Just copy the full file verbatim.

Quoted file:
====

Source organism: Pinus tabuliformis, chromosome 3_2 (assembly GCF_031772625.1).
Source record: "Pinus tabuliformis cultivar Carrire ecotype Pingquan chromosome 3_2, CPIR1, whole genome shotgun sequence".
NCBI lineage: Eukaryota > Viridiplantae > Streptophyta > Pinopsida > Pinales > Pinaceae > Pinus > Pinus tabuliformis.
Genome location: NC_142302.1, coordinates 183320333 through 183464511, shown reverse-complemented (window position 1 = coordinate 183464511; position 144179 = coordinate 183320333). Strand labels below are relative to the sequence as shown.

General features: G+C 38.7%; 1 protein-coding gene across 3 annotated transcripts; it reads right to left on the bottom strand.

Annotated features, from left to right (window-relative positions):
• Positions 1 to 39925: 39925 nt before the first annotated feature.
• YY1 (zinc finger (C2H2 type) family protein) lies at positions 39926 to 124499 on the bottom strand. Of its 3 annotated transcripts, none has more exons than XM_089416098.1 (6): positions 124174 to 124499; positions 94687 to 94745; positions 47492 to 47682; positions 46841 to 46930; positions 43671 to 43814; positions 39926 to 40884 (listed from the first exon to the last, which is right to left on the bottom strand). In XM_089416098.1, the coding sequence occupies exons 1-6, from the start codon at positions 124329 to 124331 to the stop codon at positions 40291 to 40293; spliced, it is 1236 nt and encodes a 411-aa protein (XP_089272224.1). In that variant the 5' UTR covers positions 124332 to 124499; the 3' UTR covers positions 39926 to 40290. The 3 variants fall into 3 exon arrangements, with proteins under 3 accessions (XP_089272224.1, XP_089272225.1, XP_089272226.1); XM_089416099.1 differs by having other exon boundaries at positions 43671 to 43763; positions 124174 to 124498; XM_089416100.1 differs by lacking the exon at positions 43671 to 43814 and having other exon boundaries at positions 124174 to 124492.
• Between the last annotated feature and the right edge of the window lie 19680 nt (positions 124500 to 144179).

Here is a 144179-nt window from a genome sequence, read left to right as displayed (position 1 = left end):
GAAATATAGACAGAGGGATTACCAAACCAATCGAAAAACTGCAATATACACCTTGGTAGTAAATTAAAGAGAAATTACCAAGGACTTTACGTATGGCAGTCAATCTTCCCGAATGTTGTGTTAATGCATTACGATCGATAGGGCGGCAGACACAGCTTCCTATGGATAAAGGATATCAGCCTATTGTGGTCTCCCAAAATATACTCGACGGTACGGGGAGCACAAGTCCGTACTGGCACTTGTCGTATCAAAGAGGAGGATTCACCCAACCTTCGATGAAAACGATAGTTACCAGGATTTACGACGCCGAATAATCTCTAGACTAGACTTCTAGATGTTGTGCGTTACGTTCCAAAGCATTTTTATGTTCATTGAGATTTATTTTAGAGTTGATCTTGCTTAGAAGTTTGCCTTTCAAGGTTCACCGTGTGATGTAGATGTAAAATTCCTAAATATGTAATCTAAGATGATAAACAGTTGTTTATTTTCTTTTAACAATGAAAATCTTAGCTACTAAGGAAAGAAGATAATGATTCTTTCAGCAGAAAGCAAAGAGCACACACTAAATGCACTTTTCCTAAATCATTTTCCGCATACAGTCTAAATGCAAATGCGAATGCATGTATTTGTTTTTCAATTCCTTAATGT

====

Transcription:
Source organism: Pinus tabuliformis, chromosome 3_2 (assembly GCF_031772625.1).
Source record: "Pinus tabuliformis cultivar Carrire ecotype Pingquan chromosome 3_2, CPIR1, whole genome shotgun sequence".
NCBI lineage: Eukaryota > Viridiplantae > Streptophyta > Pinopsida > Pinales > Pinaceae > Pinus > Pinus tabuliformis.
Genome location: NC_142302.1, coordinates 183320333 through 183464511, shown reverse-complemented (window position 1 = coordinate 183464511; position 144179 = coordinate 183320333). Strand labels below are relative to the sequence as shown.

General features: G+C 38.7%; 1 protein-coding gene across 3 annotated transcripts; it reads right to left on the bottom strand.

Annotated features, from left to right (window-relative positions):
• Positions 1 to 39925: 39925 nt before the first annotated feature.
• YY1 (zinc finger (C2H2 type) family protein) lies at positions 39926 to 124499 on the bottom strand. Of its 3 annotated transcripts, none has more exons than XM_089416098.1 (6): positions 124174 to 124499; positions 94687 to 94745; positions 47492 to 47682; positions 46841 to 46930; positions 43671 to 43814; positions 39926 to 40884 (listed from the first exon to the last, which is right to left on the bottom strand). In XM_089416098.1, the coding sequence occupies exons 1-6, from the start codon at positions 124329 to 124331 to the stop codon at positions 40291 to 40293; spliced, it is 1236 nt and encodes a 411-aa protein (XP_089272224.1). In that variant the 5' UTR covers positions 124332 to 124499; the 3' UTR covers positions 39926 to 40290. The 3 variants fall into 3 exon arrangements, with proteins under 3 accessions (XP_089272224.1, XP_089272225.1, XP_089272226.1); XM_089416099.1 differs by having other exon boundaries at positions 43671 to 43763; positions 124174 to 124498; XM_089416100.1 differs by lacking the exon at positions 43671 to 43814 and having other exon boundaries at positions 124174 to 124492.
• Between the last annotated feature and the right edge of the window lie 19680 nt (positions 124500 to 144179).

Here is a 144179-nt window from a genome sequence, read left to right as displayed (position 1 = left end):
GAAATATAGACAGAGGGATTACCAAACCAATCGAAAAACTGCAATATACACCTTGGTAGTAAATTAAAGAGAAATTACCAAGGACTTTACGTATGGCAGTCAATCTTCCCGAATGTTGTGTTAATGCATTACGATCGATAGGGCGGCAGACACAGCTTCCTATGGATAAAGGATATCAGCCTATTGTGGTCTCCCAAAATATACTCGACGGTACGGGGAGCACAAGTCCGTACTGGCACTTGTCGTATCAAAGAGGAGGATTCACCCAACCTTCGATGAAAACGATAGTTACCAGGATTTACGACGCCGAATAATCTCTAGACTAGACTTCTAGATGTTGTGCGTTACGTTCCAAAGCATTTTTATGTTCATTGAGATTTATTTTAGAGTTGATCTTGCTTAGAAGTTTGCCTTTCAAGGTTCACCGTGTGATGTAGATGTAAAATTCCTAAATATGTAATCTAAGATGATAAACAGTTGTTTATTTTCTTTTAACAATGAAAATCTTAGCTACTAAGGAAAGAAGATAATGATTCTTTCAGCAGAAAGCAAAGAGCACACACTAAATGCACTTTTCCTAAATCATTTTCCGCATACAGTCTAAATGCAAATGCGAATGCATGTATTTGTTTTTCAATTCCTTAATGT